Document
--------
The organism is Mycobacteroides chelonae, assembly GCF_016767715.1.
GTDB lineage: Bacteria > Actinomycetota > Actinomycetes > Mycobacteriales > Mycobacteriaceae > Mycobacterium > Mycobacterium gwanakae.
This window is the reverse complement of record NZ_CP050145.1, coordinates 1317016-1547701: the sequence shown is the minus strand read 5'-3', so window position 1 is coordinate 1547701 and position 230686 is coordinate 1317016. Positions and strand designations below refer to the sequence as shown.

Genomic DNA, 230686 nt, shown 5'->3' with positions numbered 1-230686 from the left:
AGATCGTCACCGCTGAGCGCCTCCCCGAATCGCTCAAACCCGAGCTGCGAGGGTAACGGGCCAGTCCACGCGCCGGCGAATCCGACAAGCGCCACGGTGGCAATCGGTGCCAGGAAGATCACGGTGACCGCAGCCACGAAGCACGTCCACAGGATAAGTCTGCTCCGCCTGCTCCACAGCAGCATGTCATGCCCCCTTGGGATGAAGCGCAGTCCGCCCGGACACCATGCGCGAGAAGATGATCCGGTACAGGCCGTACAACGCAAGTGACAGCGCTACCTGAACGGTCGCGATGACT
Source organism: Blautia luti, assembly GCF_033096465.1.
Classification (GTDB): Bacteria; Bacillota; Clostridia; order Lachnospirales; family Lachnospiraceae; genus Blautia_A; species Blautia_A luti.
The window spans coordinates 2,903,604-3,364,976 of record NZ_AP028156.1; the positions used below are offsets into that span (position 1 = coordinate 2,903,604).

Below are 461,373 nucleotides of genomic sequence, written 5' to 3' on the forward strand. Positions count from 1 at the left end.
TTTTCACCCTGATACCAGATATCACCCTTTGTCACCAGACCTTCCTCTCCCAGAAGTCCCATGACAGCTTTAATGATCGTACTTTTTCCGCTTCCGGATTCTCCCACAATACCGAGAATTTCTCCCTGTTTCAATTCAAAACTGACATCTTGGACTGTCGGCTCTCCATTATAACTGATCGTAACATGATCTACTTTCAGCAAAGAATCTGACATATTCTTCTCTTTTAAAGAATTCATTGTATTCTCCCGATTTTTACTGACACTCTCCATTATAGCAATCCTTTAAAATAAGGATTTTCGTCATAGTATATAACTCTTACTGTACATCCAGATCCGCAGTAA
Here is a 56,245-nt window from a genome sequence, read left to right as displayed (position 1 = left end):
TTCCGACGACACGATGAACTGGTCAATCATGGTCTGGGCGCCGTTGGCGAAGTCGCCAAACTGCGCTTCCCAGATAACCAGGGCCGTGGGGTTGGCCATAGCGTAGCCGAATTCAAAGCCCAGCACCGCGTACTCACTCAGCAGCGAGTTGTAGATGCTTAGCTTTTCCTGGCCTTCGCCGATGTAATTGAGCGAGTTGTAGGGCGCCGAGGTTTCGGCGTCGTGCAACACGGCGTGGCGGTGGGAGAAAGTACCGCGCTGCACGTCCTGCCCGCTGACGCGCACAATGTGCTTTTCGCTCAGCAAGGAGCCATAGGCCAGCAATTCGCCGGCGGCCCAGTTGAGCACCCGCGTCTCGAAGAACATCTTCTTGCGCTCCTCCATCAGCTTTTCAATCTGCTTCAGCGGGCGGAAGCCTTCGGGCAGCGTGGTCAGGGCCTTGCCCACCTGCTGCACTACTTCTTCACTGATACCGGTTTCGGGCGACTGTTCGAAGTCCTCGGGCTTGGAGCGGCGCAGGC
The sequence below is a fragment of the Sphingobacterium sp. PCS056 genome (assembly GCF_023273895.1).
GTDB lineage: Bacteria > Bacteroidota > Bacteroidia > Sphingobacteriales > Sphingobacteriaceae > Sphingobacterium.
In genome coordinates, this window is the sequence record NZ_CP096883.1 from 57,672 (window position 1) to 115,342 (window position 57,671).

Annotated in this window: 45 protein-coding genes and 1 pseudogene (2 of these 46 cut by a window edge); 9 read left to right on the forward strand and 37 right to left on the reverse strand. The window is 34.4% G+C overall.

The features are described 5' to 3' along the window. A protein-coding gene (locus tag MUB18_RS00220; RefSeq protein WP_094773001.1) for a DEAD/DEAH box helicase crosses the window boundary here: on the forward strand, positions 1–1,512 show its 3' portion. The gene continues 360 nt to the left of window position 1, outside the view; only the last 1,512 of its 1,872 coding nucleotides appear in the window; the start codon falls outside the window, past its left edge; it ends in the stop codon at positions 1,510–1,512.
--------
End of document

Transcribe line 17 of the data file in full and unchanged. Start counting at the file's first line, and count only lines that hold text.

The features are described 5' to 3' along the window. A protein-coding gene (locus tag MUB18_RS00220; RefSeq protein WP_094773001.1) for a DEAD/DEAH box helicase crosses the window boundary here: on the forward strand, positions 1–1,512 show its 3' portion. The gene continues 360 nt to the left of window position 1, outside the view; only the last 1,512 of its 1,872 coding nucleotides appear in the window; the start codon falls outside the window, past its left edge; it ends in the stop codon at positions 1,510–1,512.